But we’ve done a dang lot of projects in the meantime. Without further ado, the house as it is today.

The living room:livingroom

  • Remove paneling, insulate wall, install drywall
  • Paint
  • Crown Moulding
  • Built-in unit along wall
  • Cut hole between LR & Kitchen
  • Remove Carpet/ refinish flooring
  • Install new ceiling fan

The Cabin/ Man Cave:


  • Paint walls (almost complete- need touch-ups)
  • Paint trim
  • Install new ceiling fan
  • Repair hole where intercom was
  • Paint ceiling
  • Window treatments



  • Prime/ Paint/ Add trim to Cabinets (almost done!)
  • Paint Cabinet interiors (1/2 done- they’ve only been primed)
  • New lighting (remove fluorescent, install recessed)
  • Flooring
  • Countertop
  • New Sink/ faucet
  • Dishwasher/ New Range (Remove cooktop & wall oven)
  • Tile backsplash
  • Light above sink
  • Paint
  • Crown Moulding

Dining Room:


  • Cover the ceiling swirlies
  • Remove the pocket door between the kitchen/ dining room
  • New Chandelier
  • Window Treatments
  • Paint
  • Crown Moulding

Guest Bedroom:


  • Paint
  • Crown Moulding
  • Install new ceiling fan

Craft Room:


  • Fix hole in wall
  • Paint
  • Add Board + Batten
  • Crown Moulding
  • Install new ceiling fan

Hall Bathroom: (haven’t touched this space yet)hallbath

  • Paint walls
  • Remove poorly-installed linoleum/ tile floors
  • Add an electrical outlet
  • Change single light fixture to two
  • Do something with the vanity. Anything.

The exterior (includes the garage):


  • Trim up bushes
  • Remove uglybricks from flower beds
  • Add shelving/ storage in garage & shed
  • Add fence along sides & rear corner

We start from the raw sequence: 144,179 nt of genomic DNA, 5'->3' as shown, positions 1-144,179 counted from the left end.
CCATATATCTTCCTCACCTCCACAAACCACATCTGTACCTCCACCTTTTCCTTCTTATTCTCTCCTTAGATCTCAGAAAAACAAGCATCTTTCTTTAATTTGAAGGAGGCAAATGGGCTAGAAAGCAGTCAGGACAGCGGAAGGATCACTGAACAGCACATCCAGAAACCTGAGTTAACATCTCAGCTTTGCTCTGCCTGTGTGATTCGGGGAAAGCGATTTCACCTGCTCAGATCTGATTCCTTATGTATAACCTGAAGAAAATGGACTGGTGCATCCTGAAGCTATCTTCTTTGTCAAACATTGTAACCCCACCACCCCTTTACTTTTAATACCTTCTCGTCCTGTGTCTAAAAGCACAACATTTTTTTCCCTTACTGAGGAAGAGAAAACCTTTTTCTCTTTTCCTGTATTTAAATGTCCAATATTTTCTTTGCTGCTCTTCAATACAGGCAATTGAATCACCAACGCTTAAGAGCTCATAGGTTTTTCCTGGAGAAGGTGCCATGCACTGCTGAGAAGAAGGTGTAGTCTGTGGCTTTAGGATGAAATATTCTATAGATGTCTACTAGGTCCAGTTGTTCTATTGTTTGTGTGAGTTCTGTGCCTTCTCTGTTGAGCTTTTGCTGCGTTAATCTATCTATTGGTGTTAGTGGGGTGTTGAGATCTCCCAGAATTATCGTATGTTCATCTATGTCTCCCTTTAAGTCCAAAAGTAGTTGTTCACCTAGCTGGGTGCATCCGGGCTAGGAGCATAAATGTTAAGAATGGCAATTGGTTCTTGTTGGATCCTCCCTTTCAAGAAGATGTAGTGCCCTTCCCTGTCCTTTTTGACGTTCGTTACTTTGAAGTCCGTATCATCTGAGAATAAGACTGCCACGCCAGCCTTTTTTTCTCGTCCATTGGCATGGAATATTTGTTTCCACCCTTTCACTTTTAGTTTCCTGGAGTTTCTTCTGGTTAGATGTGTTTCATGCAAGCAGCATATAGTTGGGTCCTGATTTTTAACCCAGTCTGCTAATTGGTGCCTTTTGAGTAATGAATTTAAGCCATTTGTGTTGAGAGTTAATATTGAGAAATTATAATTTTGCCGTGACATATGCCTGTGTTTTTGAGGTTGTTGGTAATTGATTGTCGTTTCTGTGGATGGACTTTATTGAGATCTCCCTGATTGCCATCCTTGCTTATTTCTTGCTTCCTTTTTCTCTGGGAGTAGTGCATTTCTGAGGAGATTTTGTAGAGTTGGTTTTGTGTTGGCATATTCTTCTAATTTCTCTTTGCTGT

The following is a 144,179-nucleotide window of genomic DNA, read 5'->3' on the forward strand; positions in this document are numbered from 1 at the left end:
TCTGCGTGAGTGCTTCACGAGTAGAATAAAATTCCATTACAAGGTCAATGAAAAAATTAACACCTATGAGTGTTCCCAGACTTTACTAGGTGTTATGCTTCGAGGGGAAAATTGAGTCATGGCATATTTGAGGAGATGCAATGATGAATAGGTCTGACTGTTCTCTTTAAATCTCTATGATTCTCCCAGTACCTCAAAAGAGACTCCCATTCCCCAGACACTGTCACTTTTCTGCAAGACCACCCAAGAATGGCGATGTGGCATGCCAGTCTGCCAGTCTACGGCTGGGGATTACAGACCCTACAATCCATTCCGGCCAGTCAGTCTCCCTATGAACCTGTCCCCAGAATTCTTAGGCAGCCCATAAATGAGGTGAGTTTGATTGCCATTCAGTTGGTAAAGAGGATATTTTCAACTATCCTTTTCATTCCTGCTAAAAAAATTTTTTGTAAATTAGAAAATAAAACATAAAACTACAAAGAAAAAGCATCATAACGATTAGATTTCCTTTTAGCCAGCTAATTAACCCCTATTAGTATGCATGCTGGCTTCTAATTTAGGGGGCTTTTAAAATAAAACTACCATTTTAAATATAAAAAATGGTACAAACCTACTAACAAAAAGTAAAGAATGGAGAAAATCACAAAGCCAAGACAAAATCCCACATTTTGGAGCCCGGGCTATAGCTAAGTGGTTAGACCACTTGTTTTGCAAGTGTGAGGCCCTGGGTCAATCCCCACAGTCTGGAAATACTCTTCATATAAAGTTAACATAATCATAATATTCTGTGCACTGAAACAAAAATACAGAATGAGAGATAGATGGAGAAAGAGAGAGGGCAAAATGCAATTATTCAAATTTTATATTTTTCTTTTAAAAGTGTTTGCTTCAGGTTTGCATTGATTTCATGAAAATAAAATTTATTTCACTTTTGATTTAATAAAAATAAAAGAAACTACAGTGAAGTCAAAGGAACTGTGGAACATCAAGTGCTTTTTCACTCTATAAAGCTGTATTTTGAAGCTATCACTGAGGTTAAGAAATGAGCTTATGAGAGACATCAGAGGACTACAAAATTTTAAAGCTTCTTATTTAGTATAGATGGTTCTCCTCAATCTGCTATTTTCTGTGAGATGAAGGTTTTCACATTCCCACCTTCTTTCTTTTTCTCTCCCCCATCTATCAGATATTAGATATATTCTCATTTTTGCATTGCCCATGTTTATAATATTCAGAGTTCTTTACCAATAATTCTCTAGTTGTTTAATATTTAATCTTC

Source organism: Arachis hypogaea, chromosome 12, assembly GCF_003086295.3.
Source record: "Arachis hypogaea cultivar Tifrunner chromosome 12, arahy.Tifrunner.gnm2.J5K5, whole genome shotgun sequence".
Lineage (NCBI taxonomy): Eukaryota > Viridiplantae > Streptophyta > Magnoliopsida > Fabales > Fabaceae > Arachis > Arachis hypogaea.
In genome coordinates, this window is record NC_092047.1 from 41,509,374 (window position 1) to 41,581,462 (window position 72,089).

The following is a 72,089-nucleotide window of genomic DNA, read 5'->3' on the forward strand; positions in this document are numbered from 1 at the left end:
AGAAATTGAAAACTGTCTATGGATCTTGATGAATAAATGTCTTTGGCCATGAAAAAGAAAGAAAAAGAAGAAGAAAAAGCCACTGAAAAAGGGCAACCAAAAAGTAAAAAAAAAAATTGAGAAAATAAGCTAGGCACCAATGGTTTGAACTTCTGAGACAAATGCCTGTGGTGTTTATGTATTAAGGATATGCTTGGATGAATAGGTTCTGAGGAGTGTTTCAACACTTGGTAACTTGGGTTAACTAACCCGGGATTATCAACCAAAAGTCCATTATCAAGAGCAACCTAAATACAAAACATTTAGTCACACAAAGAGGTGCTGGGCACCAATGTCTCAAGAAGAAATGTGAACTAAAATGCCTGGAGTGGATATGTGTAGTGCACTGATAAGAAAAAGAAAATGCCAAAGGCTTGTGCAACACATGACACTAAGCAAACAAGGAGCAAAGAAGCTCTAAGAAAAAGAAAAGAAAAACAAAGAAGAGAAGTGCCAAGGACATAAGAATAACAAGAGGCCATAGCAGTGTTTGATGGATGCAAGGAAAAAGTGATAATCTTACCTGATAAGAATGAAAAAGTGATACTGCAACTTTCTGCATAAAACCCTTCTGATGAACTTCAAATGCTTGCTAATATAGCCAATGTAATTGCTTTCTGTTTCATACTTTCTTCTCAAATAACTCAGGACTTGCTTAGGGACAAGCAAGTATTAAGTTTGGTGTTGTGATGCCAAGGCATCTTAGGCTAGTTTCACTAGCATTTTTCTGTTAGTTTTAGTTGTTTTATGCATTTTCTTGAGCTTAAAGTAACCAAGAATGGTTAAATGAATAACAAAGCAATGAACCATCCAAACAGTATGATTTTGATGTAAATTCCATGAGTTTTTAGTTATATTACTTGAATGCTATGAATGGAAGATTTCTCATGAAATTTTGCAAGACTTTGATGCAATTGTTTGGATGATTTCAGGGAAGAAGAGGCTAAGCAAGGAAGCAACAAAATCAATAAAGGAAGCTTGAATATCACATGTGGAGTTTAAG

• Paint front door
  • Add window boxes
  • Change exterior lights (one more left!)
  • Add landscaping
  • Flowers! Plant lots of flowers!
  • Demo out ugly broken patio bricks, add a new patio
  • Make a fire pit
  • Make/ plant a garden
  • Remove trash/ trees
  • Fix the spot to the right of the shed where the dogs have created a muddy trench (Woooo post on this coming soon!)

Basically, this means we have TONS left to do, but it also means we have come a long way! Hooray for progress, warmer weather, and parents coming to visit!

Kitchen again!

As I mentioned before, we’re currently in the midst of a plethora of renovations and changes. Before Mom and Dad arrived, I was able to [almost] complete step 17 (or whatever number I’m on now…) of the cabinet repaintings. Why the almost? Well, in my haste to finish and mark this project as complete, I selected the wrong doors to finish. Instead of finishing (trimming, sanding, wood filling, priming, painting, painting, painting) the cabinets to go above the exhaust fan, I finished the doors that at one point were to go above the refrigerator. As it is now, there are no cabinets above the refrigerator. Maybe at some point. But figuring out that I painted the wrong ones may have been the biggest disappointment of my life. FOR SERIOUS. So sad for me.DoorsRegardless, [most of] the doors are complete. And that’s pretty exciting. So What’s left? Other than everything? Let’s make a list.

  • Add trim to where cabinets meet the soffitupper cabinets
  • Touch-up paint (Cabinets and Ceiling and Walls. Oh, and trim paint, too.)
  • Figure out what to do with the recycling/ dog food/ water bowl areaRecycling Corner
  • Figure out what to do with the trash can area
  • New Sink! (and faucet, too!)sink_cabinet
  • Bamboo Floors (we’ve got our sample happily waiting and staring at us.)
  • Quartz Countertops (another thing we’ve selected but not yet purchased)
  • Subway Tile Backsplash
  • Cut hole for dishwasher (we already purchased one… it’s just waiting in the garage for us to install!!!) dishwasher
  • Remove cooktop/ wall oven– replace with gas range (which also means running a gas line to where the cooktop currently is)
  • Recessed lighting throughout (remove fluorescent fixture in the center)
  • Clean. Because that jank is nasty. And organize. because it’s a mess. (really, this could go for everywhere in the house. It’s a war zone.)
  • Island (stage three)

If you’re curious to see some of our ideas, check out our pinterest boards… here! And yes. Jonathan does some pinning, too. Yay.